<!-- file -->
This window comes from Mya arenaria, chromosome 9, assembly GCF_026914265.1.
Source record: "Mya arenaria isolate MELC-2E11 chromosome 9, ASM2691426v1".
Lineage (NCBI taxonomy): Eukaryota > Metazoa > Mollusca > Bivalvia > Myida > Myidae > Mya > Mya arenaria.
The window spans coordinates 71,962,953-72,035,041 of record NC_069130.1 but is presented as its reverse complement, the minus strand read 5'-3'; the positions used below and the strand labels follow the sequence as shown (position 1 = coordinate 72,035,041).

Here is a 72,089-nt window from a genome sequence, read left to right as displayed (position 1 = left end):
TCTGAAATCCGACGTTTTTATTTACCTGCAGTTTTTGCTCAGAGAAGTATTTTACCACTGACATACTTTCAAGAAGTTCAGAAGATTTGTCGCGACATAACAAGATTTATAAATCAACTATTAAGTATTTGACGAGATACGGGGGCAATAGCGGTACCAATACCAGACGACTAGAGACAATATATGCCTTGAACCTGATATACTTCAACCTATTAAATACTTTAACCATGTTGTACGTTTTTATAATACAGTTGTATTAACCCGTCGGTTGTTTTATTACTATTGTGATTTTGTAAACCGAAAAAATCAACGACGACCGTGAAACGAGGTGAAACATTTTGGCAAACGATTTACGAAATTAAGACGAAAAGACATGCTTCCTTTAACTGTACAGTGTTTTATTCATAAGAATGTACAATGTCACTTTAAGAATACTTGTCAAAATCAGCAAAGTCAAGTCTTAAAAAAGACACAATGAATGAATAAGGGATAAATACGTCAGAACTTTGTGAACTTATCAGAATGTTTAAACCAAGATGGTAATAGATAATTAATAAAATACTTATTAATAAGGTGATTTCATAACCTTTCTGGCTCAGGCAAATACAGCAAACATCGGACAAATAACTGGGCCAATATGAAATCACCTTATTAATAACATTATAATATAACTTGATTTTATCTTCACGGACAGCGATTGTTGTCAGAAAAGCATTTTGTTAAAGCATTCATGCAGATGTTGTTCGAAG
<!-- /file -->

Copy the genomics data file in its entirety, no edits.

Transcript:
This window comes from Mya arenaria, chromosome 9, assembly GCF_026914265.1.
Source record: "Mya arenaria isolate MELC-2E11 chromosome 9, ASM2691426v1".
Lineage (NCBI taxonomy): Eukaryota > Metazoa > Mollusca > Bivalvia > Myida > Myidae > Mya > Mya arenaria.
The window spans coordinates 71,962,953-72,035,041 of record NC_069130.1 but is presented as its reverse complement, the minus strand read 5'-3'; the positions used below and the strand labels follow the sequence as shown (position 1 = coordinate 72,035,041).

Here is a 72,089-nt window from a genome sequence, read left to right as displayed (position 1 = left end):
TCTGAAATCCGACGTTTTTATTTACCTGCAGTTTTTGCTCAGAGAAGTATTTTACCACTGACATACTTTCAAGAAGTTCAGAAGATTTGTCGCGACATAACAAGATTTATAAATCAACTATTAAGTATTTGACGAGATACGGGGGCAATAGCGGTACCAATACCAGACGACTAGAGACAATATATGCCTTGAACCTGATATACTTCAACCTATTAAATACTTTAACCATGTTGTACGTTTTTATAATACAGTTGTATTAACCCGTCGGTTGTTTTATTACTATTGTGATTTTGTAAACCGAAAAAATCAACGACGACCGTGAAACGAGGTGAAACATTTTGGCAAACGATTTACGAAATTAAGACGAAAAGACATGCTTCCTTTAACTGTACAGTGTTTTATTCATAAGAATGTACAATGTCACTTTAAGAATACTTGTCAAAATCAGCAAAGTCAAGTCTTAAAAAAGACACAATGAATGAATAAGGGATAAATACGTCAGAACTTTGTGAACTTATCAGAATGTTTAAACCAAGATGGTAATAGATAATTAATAAAATACTTATTAATAAGGTGATTTCATAACCTTTCTGGCTCAGGCAAATACAGCAAACATCGGACAAATAACTGGGCCAATATGAAATCACCTTATTAATAACATTATAATATAACTTGATTTTATCTTCACGGACAGCGATTGTTGTCAGAAAAGCATTTTGTTAAAGCATTCATGCAGATGTTGTTCGAAG